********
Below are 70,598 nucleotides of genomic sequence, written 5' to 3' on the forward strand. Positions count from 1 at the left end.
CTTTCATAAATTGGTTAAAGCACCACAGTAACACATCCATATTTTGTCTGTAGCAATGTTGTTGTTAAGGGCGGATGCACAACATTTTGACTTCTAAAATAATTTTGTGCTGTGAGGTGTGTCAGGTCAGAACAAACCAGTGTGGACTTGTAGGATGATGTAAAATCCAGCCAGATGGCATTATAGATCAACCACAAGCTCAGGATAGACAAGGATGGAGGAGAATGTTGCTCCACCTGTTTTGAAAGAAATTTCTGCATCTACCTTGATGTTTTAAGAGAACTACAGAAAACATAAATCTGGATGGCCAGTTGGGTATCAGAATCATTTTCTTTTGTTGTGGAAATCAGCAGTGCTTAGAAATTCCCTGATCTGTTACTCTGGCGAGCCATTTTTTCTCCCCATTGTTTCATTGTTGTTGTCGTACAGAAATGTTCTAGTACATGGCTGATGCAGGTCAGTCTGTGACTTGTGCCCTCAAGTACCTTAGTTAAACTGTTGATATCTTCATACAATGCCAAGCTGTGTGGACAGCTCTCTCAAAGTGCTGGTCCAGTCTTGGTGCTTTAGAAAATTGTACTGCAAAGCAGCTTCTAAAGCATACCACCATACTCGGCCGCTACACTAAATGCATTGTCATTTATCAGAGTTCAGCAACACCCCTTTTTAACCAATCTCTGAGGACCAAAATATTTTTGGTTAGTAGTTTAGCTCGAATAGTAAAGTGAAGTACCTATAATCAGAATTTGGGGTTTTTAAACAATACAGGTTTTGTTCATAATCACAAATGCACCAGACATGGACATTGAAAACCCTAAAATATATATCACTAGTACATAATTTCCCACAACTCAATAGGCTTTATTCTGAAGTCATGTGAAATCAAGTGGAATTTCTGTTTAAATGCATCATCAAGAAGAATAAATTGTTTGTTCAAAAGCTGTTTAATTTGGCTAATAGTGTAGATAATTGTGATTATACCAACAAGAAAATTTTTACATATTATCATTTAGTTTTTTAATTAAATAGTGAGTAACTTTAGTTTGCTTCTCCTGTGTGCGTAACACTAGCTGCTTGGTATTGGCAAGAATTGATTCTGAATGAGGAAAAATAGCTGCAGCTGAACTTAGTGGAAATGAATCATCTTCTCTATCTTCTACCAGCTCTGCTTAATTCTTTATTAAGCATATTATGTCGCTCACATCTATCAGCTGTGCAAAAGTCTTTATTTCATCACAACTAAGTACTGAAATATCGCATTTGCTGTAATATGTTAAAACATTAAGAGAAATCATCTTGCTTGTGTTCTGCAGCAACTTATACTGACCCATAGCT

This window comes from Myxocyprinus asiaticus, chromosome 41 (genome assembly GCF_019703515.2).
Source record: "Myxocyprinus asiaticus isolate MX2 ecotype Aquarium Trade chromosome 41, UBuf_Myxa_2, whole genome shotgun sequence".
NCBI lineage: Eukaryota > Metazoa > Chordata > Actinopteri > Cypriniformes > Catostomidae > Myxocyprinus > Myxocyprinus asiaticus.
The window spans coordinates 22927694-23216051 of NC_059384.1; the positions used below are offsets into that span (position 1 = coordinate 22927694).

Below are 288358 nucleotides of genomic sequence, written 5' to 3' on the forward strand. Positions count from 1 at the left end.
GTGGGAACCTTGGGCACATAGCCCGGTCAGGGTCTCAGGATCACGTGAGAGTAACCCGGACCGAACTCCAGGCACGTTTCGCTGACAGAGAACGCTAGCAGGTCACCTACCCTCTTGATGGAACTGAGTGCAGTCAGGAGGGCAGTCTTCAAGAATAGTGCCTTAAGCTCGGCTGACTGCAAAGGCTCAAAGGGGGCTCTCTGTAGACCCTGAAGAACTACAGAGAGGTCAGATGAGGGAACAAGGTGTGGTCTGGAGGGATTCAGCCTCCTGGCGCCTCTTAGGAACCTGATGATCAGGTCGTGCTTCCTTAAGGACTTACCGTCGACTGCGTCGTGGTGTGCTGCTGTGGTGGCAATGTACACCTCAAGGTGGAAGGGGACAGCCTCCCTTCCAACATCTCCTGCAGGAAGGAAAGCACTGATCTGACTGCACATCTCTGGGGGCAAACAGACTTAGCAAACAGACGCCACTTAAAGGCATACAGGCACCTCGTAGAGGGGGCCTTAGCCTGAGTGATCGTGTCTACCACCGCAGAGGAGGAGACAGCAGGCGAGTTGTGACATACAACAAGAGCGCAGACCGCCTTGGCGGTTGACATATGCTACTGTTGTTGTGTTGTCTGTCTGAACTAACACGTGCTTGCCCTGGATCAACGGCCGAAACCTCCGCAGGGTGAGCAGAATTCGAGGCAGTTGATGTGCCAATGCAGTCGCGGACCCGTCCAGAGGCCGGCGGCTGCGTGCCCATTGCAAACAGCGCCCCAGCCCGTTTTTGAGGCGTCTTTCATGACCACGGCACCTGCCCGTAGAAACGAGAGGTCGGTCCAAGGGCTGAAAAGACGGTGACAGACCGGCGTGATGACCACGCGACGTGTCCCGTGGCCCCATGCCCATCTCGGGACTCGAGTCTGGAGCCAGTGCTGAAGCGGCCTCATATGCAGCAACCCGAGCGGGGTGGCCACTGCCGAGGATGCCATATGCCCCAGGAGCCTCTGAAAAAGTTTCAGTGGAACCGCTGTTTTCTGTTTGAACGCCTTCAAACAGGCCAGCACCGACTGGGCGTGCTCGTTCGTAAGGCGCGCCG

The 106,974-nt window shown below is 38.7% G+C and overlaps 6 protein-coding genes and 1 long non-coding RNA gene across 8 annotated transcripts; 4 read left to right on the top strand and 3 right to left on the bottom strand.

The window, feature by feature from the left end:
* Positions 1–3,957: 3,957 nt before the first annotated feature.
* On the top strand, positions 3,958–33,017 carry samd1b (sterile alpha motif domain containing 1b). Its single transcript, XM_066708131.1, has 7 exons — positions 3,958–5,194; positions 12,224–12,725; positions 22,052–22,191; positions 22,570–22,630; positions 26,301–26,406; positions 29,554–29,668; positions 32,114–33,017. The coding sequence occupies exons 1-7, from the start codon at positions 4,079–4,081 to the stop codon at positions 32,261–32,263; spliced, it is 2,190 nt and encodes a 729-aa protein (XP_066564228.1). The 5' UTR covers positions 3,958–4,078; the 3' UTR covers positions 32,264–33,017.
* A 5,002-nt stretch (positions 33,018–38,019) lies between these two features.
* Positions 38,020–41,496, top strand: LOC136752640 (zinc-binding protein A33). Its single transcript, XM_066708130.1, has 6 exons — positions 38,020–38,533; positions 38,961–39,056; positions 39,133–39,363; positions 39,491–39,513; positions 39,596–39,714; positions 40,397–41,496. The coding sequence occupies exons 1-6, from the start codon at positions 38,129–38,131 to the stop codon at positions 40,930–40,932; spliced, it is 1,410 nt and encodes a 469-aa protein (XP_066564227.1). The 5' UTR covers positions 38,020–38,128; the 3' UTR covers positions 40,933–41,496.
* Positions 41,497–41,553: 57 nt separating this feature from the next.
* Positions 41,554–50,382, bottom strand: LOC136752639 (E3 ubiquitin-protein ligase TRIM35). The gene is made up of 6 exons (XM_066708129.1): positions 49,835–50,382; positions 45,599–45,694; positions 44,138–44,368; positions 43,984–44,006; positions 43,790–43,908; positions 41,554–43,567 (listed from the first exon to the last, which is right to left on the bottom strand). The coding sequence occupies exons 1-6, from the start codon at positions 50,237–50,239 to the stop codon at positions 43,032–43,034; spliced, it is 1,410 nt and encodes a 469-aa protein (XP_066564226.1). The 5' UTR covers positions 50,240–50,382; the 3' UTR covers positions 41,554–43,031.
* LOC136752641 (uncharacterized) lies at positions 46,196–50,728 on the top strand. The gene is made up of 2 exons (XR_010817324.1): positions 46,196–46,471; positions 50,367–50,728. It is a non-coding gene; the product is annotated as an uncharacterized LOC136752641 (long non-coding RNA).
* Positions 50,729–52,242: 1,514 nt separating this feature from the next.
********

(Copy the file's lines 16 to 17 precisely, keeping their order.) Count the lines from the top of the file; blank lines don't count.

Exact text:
* Positions 41,554–50,382, bottom strand: LOC136752639 (E3 ubiquitin-protein ligase TRIM35). The gene is made up of 6 exons (XM_066708129.1): positions 49,835–50,382; positions 45,599–45,694; positions 44,138–44,368; positions 43,984–44,006; positions 43,790–43,908; positions 41,554–43,567 (listed from the first exon to the last, which is right to left on the bottom strand). The coding sequence occupies exons 1-6, from the start codon at positions 50,237–50,239 to the stop codon at positions 43,032–43,034; spliced, it is 1,410 nt and encodes a 469-aa protein (XP_066564226.1). The 5' UTR covers positions 50,240–50,382; the 3' UTR covers positions 41,554–43,031.
* LOC136752641 (uncharacterized) lies at positions 46,196–50,728 on the top strand. The gene is made up of 2 exons (XR_010817324.1): positions 46,196–46,471; positions 50,367–50,728. It is a non-coding gene; the product is annotated as an uncharacterized LOC136752641 (long non-coding RNA).